Home Business & Economy Business BC Restaurants boosted by cap on delivery fees to year-end 2022

BC Restaurants boosted by cap on delivery fees to year-end 2022

Monday December 20, 2021 | VICTORIA, Bc

by Mary P Brooke | Island Social Trends

Calling it a “considerable” announcement, Minister of Jobs, Economic Recovery and Innovation, Ravi Kahlon, has extended the cap on service delivery fees for another year, through to December 31, 2022.

He made the announcement from a White Spot restaurant in the Vancouver area, along with MLA Brenda Bailey, and representatives from the food industry (including the White Spot CFO and the vice-president of Restaurants Canada).

ravi kahlon
Ravi Kahlon, Minister of Jobs, Economic Recovery and Innovation at White Spot for delivery service fee cap announcement, Dec 20, 2021.

“Restaurants and bars facing ongoing challenges from the COVID-19 pandemic will continue to receive support from the Province through extension of the food delivery cap,” it was stated in today’s government release.

The cap limits the total fees delivery companies can charge food establishments, helping restaurants to continue to operate and build their own recovery while serving their communities.

COVID impacts on the restaurant industry:

“Over the last two years, the restaurant industry has shown such resilience and tenacity as it has adapted to overcome immense challenges from this pandemic,” said Ravi Kahlon, Minister of Jobs, Economic Recovery and Innovation. “We know food delivery charges were hurting hard-working businesses and their bottom line. That’s why we are here: to provide a helping hand by extending the cap to put more hard-earned money back into the pockets of people working in the restaurant industry.”

The temporary cap, which was set to expire at midnight on December 31, 2021, is being extended until December 31, 2022.

The cap limits fees charged to restaurants from food delivery companies at 15%. An additional cap of 5% will also be extended for other related fees associated with use of the service, such as online ordering and processing fees. This will ensure companies cannot shift their delivery costs to other fees.

brenda bailey, mla
Brenda Bailey, MLA (Vancouver-False Creek) at White Spot for delivery service fee cap announcement, Dec 20, 2021.

The measure also prohibits delivery companies from reducing compensation for their drivers or retaining staff gratuity, making sure employees will continue to be paid their regular wages.

“The food delivery fee cap extension is like unwrapping a new gift just days before Christmas,” Ian Tostenson, president and CEO, BC Restaurant and Foodservices Association. “This is great news for the industry and allows so many restaurants from across our province to continue to provide take-out options to their customers. We want to thank government for listening to our concerns over these fees and continuing to take action to support our industry through these incredibly challenging times.”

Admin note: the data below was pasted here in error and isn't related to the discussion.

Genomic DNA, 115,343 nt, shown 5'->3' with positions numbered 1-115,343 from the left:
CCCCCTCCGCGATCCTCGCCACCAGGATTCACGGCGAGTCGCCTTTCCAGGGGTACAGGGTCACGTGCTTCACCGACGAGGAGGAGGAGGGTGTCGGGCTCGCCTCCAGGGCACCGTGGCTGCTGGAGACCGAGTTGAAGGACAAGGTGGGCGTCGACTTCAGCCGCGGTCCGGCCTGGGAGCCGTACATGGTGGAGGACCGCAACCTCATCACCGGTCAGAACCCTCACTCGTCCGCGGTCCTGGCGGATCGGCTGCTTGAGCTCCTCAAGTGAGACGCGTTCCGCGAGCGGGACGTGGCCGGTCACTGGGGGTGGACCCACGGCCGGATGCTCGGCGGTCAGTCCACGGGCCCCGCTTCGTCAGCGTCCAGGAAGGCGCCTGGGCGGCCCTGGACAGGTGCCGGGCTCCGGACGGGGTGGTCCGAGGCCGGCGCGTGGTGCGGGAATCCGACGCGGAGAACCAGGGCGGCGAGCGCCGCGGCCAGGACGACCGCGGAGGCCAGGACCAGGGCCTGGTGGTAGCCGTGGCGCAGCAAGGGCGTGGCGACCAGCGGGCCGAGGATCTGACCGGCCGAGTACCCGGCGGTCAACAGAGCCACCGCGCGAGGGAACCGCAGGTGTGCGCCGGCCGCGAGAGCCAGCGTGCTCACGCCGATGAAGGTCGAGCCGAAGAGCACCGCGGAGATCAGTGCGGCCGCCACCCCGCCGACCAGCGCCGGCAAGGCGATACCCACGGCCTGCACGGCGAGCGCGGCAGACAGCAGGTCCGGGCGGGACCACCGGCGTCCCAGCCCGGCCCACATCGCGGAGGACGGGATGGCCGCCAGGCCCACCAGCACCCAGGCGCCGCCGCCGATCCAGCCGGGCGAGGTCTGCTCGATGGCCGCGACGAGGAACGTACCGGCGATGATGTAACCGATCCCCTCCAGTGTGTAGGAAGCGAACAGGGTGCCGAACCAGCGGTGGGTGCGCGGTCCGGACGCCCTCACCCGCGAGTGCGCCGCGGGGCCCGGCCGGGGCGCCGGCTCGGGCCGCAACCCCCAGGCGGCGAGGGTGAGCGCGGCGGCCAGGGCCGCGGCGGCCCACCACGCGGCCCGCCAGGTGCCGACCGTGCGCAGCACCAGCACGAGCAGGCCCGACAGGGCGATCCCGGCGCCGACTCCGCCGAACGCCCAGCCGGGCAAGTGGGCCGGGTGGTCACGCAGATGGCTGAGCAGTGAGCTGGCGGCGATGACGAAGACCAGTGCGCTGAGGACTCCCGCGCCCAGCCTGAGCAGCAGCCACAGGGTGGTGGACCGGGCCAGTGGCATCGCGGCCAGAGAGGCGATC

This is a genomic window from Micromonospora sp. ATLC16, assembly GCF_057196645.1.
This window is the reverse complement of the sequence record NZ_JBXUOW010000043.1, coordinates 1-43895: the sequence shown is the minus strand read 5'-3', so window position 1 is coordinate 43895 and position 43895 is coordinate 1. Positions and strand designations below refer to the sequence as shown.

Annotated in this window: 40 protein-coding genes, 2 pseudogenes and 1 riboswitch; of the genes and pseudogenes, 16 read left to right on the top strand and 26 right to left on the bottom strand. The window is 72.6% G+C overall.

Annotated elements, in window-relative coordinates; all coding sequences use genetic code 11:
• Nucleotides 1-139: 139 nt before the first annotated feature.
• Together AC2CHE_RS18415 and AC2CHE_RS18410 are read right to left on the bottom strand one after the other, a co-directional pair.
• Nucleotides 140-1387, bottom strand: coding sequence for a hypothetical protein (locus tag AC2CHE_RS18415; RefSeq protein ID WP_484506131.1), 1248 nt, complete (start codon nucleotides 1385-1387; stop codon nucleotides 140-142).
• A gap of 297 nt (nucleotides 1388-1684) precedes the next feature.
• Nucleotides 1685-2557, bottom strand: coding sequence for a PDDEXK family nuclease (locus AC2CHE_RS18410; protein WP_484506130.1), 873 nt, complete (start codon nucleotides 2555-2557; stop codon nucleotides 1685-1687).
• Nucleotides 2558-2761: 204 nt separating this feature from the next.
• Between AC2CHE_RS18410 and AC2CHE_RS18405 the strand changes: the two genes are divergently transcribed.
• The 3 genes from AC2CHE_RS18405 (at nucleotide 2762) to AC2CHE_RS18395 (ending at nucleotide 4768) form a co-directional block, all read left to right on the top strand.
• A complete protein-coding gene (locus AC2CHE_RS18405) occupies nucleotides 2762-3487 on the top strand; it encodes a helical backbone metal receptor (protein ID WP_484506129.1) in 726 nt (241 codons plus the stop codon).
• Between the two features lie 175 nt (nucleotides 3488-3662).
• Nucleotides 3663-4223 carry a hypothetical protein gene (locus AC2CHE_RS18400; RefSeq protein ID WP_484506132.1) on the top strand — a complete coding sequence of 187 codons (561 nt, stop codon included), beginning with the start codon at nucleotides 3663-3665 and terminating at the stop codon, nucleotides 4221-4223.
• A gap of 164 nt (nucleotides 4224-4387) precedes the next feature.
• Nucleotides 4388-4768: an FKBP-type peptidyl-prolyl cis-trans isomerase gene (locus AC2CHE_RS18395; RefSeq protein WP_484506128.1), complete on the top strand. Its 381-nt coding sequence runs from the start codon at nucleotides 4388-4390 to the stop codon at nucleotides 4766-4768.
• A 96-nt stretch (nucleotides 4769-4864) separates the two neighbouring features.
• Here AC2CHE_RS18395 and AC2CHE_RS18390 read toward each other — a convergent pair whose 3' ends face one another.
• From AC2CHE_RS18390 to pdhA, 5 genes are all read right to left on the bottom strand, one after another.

The food delivery service fee cap is being extended under the COVID-19 Related Measures Act. The original order was put in place on Dec. 22, 2020, under the Emergency Program Act and extended in September 2021.

Unintended consequences:

Today the government says that the small-delivery service businesses that serve less than 500 restaurants will continue to be exempt from the order. That could mean that many small delivery service operators will be overlooked by restaurants unless their fees stay within the 20% cap.

It shows one way that small businesses sometimes become caught in the mechanisms of serving another or broader industry sector.

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Helping restaurants:

The key reason of the delivery cap is of course to help the hospitality and food service sector which has been among the hardest hit sectors during the ongoing pandemic. Changes to people’s restaurant purchasing habits started back in March 2020 when COVID lock-downs happened; even with more nuanced COVID guidelines in today’s economy, cutting back on dining in restaurants has continued to varying degrees.

“The extension of the food delivery fee cap is great news for the restaurant industry,” said Warren Erhart, president and CEO, White Spot and Triple O’s restaurants. “This cap allows us to deliver meals to people on a more financially viable basis and continue to support our staff. We appreciate the extension of the cap as we continue to navigate these unique and challenging times.”

Restaurants Canada, vp
Mark von Schellwitz, vice-president, Restaurants Canada at the BC government’s announcement about capping service delivery fees, Dec 20, 2021.

The food delivery fee cap extension is part of government’s ongoing support for the industry to allow restaurants to stay open and serve their communities during the pandemic. Earlier this year, the Province announced restaurants, bars and tourism operators with liquor licences were able to purchase beer, wine and spirits at wholesale prices permanently.

“Throughout the pandemic, our industry has faced a number of challenges – including high delivery fees,” said Mark von Schellwitz, vice-president, Restaurants Canada. “The cap brought in by the Province has helped bring down the costs associated with delivering meals to people. We are thrilled that this cap is being extended as we work to continue to adapt and recover from the pandemic.”

Liquor pricing maintained at wholesale:

In 2021, the Province amended B.C.’s liquor- and food-primary liquor licence to allow restaurants to sell and deliver sealed, packaged liquor products alongside the purchase of a meal for off-site consumption.

The Province has taken action to allow more than 2,000 temporary patios to become permanent under amended provincial liquor regulations.

Wholesale pricing of liquor sales to restaurants continues on a permanent basis, Kahlon said today.

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